journalist and historian. He is a writer-in-residence and the founder of the Climate Narrative Project at the University of Iowa.
As the nation focuses on the Iowa caucus, we turn to a local issue that has received little attention. Iowa is facing a growing debate over the Bakken pipeline, a proposed crude oil pipeline that would run diagonally across the state. During his stops in Iowa, Bernie Sanders has used the pipeline to highlight differences with rival Hillary Clinton. We are joined from Des Moines by journalist and historian Jeff Biggers, a writer-in-residence and the founder of the Climate Narrative Project at the University of Iowa.
AMY GOODMAN: As the nation focuses on the Iowa caucus, we turn to an issue that has received little attention: a growing debate in Iowa over the Bakken pipeline, a proposed crude oil pipeline that would run diagonally across Iowa. Bernie Sanders recently ran a campaign ad featuring a pair of farmers talking about his position on the pipeline.
GEORGE NAYLOR: My family has lived on this farm for three generations. The Bakken pipeline would pump dirty crude oil across Iowa.
PATTI EDWARDSON: The fact that Bernie Sanders stands up against the pipeline is one of the reasons we support him.
GEORGE NAYLOR: Bernie Sanders didn’t hesitate to say no to the big oil companies.
PATTI EDWARDSON: Bernie knows that if we don’t act, we threaten the climate and the health of our children.
GEORGE NAYLOR: Bernie Sanders understands that.
PATTI EDWARDSON: Bernie Sanders has the guts to just stand up for what he believes in.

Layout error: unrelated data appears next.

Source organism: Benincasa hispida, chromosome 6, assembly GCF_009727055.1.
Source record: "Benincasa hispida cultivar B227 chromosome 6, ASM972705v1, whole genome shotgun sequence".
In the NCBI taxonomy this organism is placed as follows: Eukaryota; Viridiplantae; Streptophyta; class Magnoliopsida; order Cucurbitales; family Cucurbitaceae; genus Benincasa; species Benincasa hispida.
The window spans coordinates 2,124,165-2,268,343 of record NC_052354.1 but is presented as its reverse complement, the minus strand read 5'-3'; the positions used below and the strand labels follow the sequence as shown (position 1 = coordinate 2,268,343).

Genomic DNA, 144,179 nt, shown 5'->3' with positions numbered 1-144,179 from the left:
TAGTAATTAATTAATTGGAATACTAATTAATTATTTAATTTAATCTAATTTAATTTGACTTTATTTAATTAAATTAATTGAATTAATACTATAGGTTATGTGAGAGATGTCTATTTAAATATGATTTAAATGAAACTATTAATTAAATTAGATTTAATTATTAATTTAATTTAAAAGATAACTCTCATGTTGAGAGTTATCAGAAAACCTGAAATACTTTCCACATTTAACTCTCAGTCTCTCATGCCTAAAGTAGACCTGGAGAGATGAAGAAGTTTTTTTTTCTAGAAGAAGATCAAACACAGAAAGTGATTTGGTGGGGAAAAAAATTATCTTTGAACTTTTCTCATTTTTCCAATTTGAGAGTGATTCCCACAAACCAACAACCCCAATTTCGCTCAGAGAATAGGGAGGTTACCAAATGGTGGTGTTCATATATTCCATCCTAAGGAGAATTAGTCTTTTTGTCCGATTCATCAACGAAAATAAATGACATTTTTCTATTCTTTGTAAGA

SEN. BERNIE SANDERS: I’m Bernie Sanders, and I approve this message.
AMY GOODMAN: While the Bernie Sanders ad doesn’t mention rival Hillary Clinton, on the campaign trail, the Vermont senator has used the pipeline to highlight differences between the two campaigns.
Joining us now from Des Moines is Jeff Biggers, a journalist and historian, writer-in-residence and founder of the Climate Narrative Project at the University of Iowa. He recently wrote a piece in Huffington Post titled "Iowa’s Climate Vote: Sanders Victory Will Put Climate Action Back in National Debate."
There is a lot of activism on campus, Jeff. Talk about the Bakken pipeline, what it is, why people should care.
JEFF BIGGERS: Sure. You know, Amy, this is a pipeline that sort of has flown under the radar, I think, of a lot of the national media but really is a big issue here in Iowa, especially for farmers, for environmental activists and for climate activists. If it goes through, this will be a half-million barrels of oil that will be coming from the fracking fields of North Dakota completely across the state, going to the southern tier of the Midwest and the South. And it’s really become a bit of a litmus test for a lot of people with the candidates. I think what has encouraged a lot of people is that Bernie Sanders has been in the forefront and said he’s against the Bakken pipeline, and he’s actually taken a position. And that’s very much united farmers with environmentalists and students to side with Bernie Sanders as really the main climate action candidate this year.
AMY GOODMAN: Can you talk overall, give us a lay of the land of Iowa and the energy issues that are of great concern to Iowans?